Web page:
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Dr Jesús Sanjurjo

Leverhulme & Chancellor’s Fellow at the University of Strathclyde

Associate Researcher of the Centre of Latin American Studies at the University of Cambridge

Fellow of the Royal Historical Society

Dr Jesús Sanjurjo FRHistS is a Leverhulme & Chancellor’s Fellow at the University of Strathclyde, in Glasgow and a Fellow of the Royal Historical Society of the United Kingdom. Before joining Strathclyde, he taught at the universities of Cambridge, Cardiff and York. He obtained his PhD in 2018 at the University of Leeds, supported by an AHRC-WRoCAH PhD scholarship.

His first book, In the Blood of Our Brothers. Abolitionism and the End of the Slave Trade in Spain’s Atlantic Empire, 1800–1870 (University of Alabama Press, 2021) was a finalist for the prestigious Paul E. Lovejoy Prize. In December 2023, the Spanish edition of the book was released by Editorial Comares. The book analyses how anti-slavery ideas were shaped, received, transformed and developed in the Spanish Empire during the nineteenth century. In doing so, this study reveals the complex development of abolitionist and anti-abolitionist discourses in the public life of Spain and the Spanish-speaking Caribbean up until the end of the transatlantic slave trade. It unravels the history of the ideological, political and diplomatic battle fought across the Atlantic for the abolition of the slave trade in Spain’s Atlantic empire.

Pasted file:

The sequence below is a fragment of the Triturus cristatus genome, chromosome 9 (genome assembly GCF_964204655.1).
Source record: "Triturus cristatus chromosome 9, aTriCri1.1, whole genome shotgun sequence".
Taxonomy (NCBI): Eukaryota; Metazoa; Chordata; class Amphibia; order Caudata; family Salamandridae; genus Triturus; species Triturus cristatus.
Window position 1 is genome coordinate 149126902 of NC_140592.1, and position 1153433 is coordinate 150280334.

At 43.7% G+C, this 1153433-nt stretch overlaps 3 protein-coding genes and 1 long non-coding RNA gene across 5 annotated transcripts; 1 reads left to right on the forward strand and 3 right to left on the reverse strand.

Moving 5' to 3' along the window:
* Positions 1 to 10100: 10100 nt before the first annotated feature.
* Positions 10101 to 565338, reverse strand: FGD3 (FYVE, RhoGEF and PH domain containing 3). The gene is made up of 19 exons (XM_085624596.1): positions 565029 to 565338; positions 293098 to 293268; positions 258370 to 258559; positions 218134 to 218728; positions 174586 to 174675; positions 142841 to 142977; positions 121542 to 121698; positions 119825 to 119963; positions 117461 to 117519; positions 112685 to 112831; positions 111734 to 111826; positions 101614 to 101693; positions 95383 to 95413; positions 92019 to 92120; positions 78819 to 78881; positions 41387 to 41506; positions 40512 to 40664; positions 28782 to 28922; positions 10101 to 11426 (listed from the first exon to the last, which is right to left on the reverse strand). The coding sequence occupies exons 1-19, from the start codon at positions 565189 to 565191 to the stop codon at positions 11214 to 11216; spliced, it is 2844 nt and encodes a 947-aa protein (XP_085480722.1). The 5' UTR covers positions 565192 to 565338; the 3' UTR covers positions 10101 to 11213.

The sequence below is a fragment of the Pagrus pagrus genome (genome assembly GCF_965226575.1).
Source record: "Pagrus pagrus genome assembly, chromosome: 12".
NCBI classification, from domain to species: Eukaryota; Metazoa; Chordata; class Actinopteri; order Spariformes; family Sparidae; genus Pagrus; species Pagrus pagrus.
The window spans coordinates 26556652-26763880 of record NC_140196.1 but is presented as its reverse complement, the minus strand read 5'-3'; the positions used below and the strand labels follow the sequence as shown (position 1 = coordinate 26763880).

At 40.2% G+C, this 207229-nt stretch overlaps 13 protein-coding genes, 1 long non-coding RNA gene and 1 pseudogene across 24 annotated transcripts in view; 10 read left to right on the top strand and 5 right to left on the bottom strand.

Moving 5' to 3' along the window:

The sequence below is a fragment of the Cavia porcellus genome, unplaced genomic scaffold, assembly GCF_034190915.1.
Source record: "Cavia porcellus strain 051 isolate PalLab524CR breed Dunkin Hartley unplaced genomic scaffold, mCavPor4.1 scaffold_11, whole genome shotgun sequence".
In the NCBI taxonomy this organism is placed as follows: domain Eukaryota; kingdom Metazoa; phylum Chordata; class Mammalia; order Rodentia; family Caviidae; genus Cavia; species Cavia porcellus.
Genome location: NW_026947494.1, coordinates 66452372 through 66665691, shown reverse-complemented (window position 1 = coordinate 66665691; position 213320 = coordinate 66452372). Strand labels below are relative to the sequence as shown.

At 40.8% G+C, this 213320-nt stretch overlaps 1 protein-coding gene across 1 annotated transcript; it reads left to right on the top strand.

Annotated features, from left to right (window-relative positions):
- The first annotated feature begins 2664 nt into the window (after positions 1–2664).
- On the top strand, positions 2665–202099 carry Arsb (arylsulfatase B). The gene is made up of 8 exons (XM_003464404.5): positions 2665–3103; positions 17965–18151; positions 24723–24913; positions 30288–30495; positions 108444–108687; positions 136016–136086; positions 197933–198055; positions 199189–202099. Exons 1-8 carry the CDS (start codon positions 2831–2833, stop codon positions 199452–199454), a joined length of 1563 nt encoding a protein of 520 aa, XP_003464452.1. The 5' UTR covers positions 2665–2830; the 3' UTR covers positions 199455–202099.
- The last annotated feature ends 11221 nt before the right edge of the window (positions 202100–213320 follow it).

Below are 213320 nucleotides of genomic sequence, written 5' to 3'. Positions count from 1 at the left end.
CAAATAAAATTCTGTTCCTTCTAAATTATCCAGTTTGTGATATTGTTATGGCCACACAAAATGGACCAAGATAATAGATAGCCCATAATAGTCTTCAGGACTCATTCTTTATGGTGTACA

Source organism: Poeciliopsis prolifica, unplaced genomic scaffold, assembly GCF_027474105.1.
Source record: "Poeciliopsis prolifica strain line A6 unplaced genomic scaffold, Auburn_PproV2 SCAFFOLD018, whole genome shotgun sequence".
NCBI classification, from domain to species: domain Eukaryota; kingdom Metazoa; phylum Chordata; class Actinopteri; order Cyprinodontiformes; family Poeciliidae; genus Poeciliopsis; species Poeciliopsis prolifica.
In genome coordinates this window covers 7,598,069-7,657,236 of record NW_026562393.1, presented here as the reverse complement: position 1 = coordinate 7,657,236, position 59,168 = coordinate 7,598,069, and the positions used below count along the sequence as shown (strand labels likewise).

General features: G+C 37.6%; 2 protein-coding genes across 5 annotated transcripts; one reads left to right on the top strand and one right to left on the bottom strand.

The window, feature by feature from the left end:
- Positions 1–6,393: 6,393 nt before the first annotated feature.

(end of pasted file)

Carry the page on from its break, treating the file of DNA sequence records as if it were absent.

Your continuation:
He has published various articles, special issues and book reviews, both in English and Spanish. His most recent publication, commissioned by the journal European History Quarterly, is the special issue ‘Centering Blackness in European History’, published in January 2023. This collection of essays engages with the methodological and intellectual challenges that we as historians face when centring the lives of Black people in the history of Europe. We conclude that no matter the difficulties, these new approaches have proven genuinely liberating and have allowed historians to shun traditional narratives that consistently ignore the intellectual, political, social and cultural contribution of Black people to European History.

His current major research project, ‘Black Soldiers of the Caribbean: Race, Slavery and Radical Politics,’ interrogates the intersection of Blackness, radical politics, slavery and self-emancipation in the Caribbean during the Age of Revolutions. It proposes that General Lorenzo’s uprising of 1836 in Santiago de Cuba is a fundamental episode in the history of revolutions in the Atlantic World and explores the motivations, fears and aspirations of the Black soldiers who participated in this failed rebellion. This project intends to contribute significantly to the debates on colonial slavery, the role of Black people (Black soldiers in particular) in imagining post-emancipation societies, and the relationship between liberal and modern thinking and the legacies of slavery.

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